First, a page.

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Despite recent incidents, pedestrians and drivers still safe

 

The Oxford-University community is no stranger to automobile accidents. With a hit and run on campus and some traffic accidents already this year, the question is whether the town and campus are safe for drivers and pedestrians.

There have been close to 268 automobile accidents and an estimated 99 DUIs within the Oxford city limits since January, according to Oxford Police Chief Mike Martin.

Martin said there were minor to no injuries with most of these accidents, and there have been no serious injuries that were alcohol-related.

“There has been no fatality that alcohol was involved in,” he said. “We had one fatality crash this year, but alcohol was not a factor.”

Fender benders make up many of the accidents on campus, and alcohol-related accidents are not a big problem, according to University Police Department officer Kendall Brown.

“Fortunately, we have very few,” he said. “I think our officers do a good job of patrolling, doing checkpoints and things of that nature.”

Martin said he doesn’t think the automobile accidents in Oxford are out of control. He said distracted drivers are usually the biggest problem, especially considering the fact that the majority of crashes are the result of at least one of the drivers not paying attention.

“Distracted drivers cause more crashes than anything,” Martin said. “Most traffic crashes can be avoided if the driver is paying attention.”

Martin also said following the speed limit and having the appropriate number of car lengths between cars can prevent crashing into a car that is pulling out into traffic.

“It may not be your fault if someone pulls out in front of you,” he said. “If you’re paying attention, that crash can possibly be avoided.”

Not talking on a cell phone, texting or fooling around with something in the car while driving can easily prevent traffic crashes, too, according to Martin.

Aside from preventing traffic accidents, Martin said these actions can also be used to prevent hitting pedestrians and hit and runs.

“There have been close to six hit-and-run accidents so far this year where the drivers left the scene of the accident,” he said.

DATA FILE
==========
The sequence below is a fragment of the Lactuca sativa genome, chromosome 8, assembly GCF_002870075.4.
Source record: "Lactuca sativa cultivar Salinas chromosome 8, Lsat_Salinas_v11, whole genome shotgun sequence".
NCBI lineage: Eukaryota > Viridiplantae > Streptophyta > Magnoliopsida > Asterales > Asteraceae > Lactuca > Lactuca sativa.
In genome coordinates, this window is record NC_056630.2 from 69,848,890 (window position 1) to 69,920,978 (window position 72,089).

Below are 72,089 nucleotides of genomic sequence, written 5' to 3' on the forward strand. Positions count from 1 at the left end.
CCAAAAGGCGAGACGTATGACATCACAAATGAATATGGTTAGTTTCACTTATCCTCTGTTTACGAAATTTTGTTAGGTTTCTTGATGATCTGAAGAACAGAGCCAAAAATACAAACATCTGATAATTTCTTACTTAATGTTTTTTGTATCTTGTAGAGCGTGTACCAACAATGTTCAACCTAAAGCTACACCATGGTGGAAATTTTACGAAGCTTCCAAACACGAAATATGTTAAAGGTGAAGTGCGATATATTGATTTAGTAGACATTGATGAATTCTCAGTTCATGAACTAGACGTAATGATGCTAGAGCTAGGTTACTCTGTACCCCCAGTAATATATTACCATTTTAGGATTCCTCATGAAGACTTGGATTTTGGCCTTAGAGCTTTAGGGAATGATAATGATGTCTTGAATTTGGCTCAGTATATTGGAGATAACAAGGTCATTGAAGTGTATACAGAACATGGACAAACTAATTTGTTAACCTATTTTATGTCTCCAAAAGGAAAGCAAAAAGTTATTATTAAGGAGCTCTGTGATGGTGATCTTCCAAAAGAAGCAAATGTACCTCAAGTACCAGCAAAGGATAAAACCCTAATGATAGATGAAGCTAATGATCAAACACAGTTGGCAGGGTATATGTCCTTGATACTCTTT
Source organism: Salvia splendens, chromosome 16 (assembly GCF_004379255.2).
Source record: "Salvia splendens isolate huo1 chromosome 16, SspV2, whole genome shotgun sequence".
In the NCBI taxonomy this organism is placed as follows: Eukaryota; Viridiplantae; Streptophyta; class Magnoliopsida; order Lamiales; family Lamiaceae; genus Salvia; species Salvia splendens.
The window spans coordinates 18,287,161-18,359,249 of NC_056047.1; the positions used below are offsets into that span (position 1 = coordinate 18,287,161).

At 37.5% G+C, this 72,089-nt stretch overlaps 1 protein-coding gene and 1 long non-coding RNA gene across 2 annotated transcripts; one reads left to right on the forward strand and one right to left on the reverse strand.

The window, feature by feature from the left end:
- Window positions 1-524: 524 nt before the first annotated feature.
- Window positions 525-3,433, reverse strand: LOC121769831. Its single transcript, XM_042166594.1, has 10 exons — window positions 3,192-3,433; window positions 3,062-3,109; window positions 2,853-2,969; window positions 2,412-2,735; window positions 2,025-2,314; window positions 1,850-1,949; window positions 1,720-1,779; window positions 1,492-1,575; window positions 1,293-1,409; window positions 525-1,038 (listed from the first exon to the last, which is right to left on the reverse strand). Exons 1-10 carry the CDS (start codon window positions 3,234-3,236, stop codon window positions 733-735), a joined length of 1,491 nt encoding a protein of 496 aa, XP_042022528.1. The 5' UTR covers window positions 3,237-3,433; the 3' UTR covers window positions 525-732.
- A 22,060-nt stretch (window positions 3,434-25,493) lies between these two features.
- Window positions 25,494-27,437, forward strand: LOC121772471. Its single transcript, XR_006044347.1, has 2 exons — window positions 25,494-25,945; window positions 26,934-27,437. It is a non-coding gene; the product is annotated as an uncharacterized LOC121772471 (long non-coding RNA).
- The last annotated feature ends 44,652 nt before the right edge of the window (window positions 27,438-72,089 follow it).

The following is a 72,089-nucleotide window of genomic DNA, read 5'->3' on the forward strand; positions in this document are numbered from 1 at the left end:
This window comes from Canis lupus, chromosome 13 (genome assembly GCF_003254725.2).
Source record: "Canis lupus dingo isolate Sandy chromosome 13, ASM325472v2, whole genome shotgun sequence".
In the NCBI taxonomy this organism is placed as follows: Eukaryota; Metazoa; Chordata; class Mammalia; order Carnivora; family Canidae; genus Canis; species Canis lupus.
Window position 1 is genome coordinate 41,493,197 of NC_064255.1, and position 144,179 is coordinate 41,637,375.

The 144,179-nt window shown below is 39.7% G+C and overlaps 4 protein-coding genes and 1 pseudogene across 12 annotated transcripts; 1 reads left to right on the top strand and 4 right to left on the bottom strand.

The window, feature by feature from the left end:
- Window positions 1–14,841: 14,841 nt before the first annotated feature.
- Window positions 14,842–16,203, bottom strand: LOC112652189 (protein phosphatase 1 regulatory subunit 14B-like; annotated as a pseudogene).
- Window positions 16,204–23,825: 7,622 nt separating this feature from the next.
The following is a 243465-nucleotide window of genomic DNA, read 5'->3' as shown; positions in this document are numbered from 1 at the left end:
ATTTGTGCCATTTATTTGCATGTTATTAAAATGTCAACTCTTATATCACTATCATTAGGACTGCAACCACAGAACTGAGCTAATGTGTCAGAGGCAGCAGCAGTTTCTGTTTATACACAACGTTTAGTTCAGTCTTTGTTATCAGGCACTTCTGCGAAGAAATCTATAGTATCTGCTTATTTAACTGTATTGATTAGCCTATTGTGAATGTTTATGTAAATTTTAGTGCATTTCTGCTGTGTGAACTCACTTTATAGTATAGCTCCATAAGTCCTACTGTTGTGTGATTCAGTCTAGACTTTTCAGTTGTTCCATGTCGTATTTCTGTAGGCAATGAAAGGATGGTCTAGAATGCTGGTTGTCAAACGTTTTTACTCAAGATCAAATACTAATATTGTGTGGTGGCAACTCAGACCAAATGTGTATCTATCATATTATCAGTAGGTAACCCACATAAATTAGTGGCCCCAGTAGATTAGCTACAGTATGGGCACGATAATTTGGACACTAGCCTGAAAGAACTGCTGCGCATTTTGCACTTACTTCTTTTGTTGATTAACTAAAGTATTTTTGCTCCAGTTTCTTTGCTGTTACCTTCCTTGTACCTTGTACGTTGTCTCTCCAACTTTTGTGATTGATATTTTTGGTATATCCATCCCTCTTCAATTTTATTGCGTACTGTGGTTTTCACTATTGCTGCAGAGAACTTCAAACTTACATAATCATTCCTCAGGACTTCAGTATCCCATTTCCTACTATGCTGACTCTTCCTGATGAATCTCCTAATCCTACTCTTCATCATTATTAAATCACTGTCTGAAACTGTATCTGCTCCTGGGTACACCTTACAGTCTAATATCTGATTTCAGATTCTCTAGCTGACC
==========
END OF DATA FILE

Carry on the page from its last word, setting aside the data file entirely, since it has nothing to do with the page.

Martin said pedestrians should be just as cautious and aware of their surroundings as drivers. 

“If you’re on sidewalks and such, you should be fine,” he said. “Just remember, when you walk, you should face traffic; that way you can see what the vehicles are doing.”

Despite the hit-and-run incident on campus a few weeks ago and a Hotty Toddy Taxi running over three students’ feet, Brown said the campus is still safe to walk around.

“I think those two incidents weren’t traditional traffic accidents,” he said. “With the hit and run, there were other factors that caused it. It wasn’t a normal traffic accident.”

Brow said UPD reaches out to students with programs to educate them about traffic laws and to prevent accidents.

“We get out and do programs with different groups on campus all the time,” he said. “Especially freshmen — we talk to them about the DUI laws in Mississippi, as well as traffic laws and using seatbelts.”

Martin said drinking and driving is a matter of commen sense.

“DUI is such a senseless thing,” he said. “If you chose to drink and drive a vehicle, and if you’re involved in a crash with another car, a pedestrian or a bicyclist, and a serious injury or death occurs, then that’s a poor choice you’ll have to live with for the rest of your life.”

History senior Wilson Griffin said he feels the Oxford-Ole Miss community is safe for walking and that accidents involving pedestrians are easily preventable.

“Situational awareness will probably keep them from getting hurt,” he said. “It’s safe if you’re not texting and walking or on your cell phone with your head up your rear end.”